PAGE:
Sport, race and colonialism
Review by Phil Shannon
By Martin Flanagan
Allen & Unwin, 1998
181 pp., $16.95 (pb)
Tom Wills is regarded as "the father of Australian football". Modern Australian Rules owes a lot to this Victorian sporting champion of the mid-19th century, but many elements of the distinctive style of play — the high mark, no off-side rule and the pairing of players across the whole ground — owe much to a traditional game played by the Aborigines with whom Wills had an important but complex relationship.
As Melbourne football journalist and writer Martin Flanagan describes in his semi-biographical re-creation of Wills' life, this member of the colonial establishment was atypical in his acceptance of Aborigines.
In an isolated settlement in south-west Victoria in the 1840s, Wills played with, and spoke the language of, the children of the Djabwurrung tribe.
He captained an "Australian native XI" against the Melbourne Cricket Club in 1866. He coached the Aboriginal cricketers who made the historic tour of England in 1868. He made the high mark and other features of Aboriginal football part of Australian Rules.
Yet Wills was nearly a victim of the settlers' racist land wars against Aboriginal Australia. He survived, through a fortunate absence, the mortal fate of his father and 17 others on their sheep station in central Queensland in 1861. The station was attacked by the local Aboriginal tribe, which had been wrongfully accused and attacked for sheep-stealing.
Wills, bewildered and upset, vowed revenge. But he kept his six-shooters holstered while the colonial authorities in command of the Native Police exacted revenge with a raid that slaughtered 70 blacks.
The Queensland Aborigines who attacked the Wills sheep run were not "the defeated people" that Wills grew up with in Victoria in the 1850s.
The Victorian Aboriginal population had been reduced by 90% by the time Wills left for Rugby school in England in 1850. Whole tribes had been made extinct through shooting, smallpox, syphilis and Aboriginal women made infertile through gonorrhoea. Many Queensland Aboriginal tribes, however, had not been subdued, and Wills returned gratefully to Victoria.
Five years later, however, Wills was coaching the "native XI" in cricket. His forgiveness was atypical of the period.
Wills, a product of the ex-convict bourgeoisie, was sports-obsessed. In London, at the wealthy Rugby school (an army barracks with intellectual pretensions, famous for its ideology of "muscular Christianity"), Wills was captain of the cricket XI. Back in Australia he became star bowler, batter and secretary of the Melbourne Cricket Club.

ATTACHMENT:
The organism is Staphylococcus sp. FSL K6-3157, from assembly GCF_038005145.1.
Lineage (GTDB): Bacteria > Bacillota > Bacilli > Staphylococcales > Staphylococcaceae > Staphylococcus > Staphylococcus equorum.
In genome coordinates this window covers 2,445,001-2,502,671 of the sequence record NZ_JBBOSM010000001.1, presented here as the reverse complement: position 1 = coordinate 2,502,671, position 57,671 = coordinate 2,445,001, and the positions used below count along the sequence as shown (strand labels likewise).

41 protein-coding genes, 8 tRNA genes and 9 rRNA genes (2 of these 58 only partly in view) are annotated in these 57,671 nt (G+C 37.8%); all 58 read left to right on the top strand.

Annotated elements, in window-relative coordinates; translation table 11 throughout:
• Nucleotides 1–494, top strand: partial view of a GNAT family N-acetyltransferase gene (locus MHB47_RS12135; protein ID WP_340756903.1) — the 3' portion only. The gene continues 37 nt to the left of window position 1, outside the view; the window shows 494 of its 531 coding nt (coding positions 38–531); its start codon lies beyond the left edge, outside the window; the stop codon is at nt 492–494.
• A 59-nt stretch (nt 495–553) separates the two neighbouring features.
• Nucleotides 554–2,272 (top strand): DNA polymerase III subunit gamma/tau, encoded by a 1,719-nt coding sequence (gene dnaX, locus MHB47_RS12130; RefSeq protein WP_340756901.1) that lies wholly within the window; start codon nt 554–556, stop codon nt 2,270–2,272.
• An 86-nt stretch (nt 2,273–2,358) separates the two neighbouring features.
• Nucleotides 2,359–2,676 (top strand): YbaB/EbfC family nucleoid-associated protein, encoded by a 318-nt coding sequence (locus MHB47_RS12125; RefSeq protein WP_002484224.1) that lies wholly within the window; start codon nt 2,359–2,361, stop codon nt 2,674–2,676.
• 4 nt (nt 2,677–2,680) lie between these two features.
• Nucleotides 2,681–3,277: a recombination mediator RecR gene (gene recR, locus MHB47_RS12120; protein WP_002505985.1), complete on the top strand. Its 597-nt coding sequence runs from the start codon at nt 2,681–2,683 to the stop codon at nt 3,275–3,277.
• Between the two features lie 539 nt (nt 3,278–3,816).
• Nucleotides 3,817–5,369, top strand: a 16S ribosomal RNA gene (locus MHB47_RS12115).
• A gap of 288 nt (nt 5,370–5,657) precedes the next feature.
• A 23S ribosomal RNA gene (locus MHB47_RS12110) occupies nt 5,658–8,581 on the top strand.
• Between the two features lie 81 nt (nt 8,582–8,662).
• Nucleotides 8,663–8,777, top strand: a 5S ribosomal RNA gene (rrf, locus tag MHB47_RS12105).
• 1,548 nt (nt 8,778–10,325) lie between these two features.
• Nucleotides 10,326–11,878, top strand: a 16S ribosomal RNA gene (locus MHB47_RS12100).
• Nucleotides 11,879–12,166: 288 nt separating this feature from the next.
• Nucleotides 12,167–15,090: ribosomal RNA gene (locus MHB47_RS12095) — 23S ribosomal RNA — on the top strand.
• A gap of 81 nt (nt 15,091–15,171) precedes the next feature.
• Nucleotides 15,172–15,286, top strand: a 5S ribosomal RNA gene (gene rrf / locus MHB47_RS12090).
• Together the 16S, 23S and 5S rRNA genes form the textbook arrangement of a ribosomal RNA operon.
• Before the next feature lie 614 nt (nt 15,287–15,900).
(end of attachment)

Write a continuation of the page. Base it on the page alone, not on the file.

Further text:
Wills was concerned that the middle class (the only class with the leisure time and money for expensive cricket equipment) should be kept fit for their station in colonial society. This included their imperial responsibilities for waging war in defence of the British empire.
Cricket, he said, equipped them with "a firm heart, a steady hand, a quick eye", learned from "so courageously facing the leather sphere" and thus removing any "fear of the crack of the rifle" from Britain's enemies.
To ensure readiness for manly defence of the empire at all times, Wills proposed that cricketers should be kept fit during the winter months. English rugby was too injurious, especially on hard Australian grounds, so Wills eliminated hacking (kicking an opponent's shins) and scrimmaging, and devised the more open, flowing game of Australian Rules.
In doing so he calling on his knowledge of the Aboriginal game called "marn-grook" ("game-ball") by its indigenous practitioners.
Just as Wills was regarded as one of the finest cricketers in Australia, he went on to achieve distinction in the new code of football, winning Champion of the Colony (the predecessor of AFL's Brownlow medal) three times.
Wills lived for sport and died without it. In retirement, he found the emptiness of his existence unendurable, and plagued by alcohol dependency and visions of phantoms from the traumatic Aboriginal war in Queensland, he committed suicide in 1880, at the young age of 45.
Flanagan, a writer of grace, sensitivity and historical vision, has woven a striking miniature tapestry of biography, sport and Australian history. Against a background of sombre reflections on the crimes of the settlers and the colonial establishment — from the genocidal abuse of Aborigines to the repression of rebels such as Ned Kelly and those at Eureka Stockade — Flanagan imaginatively probes into the complex person of Tom Wills as a member of the colonial elite but with an ambiguous relationship with Aboriginal Australia.
Wills lived for football and cricket but did not let "race" interfere with these passions. "He even played with the blacks", wrote one newspaper in obituary, with a hint of shock and censure. Today's football fans, and proponents of racial acceptance, should be glad he did.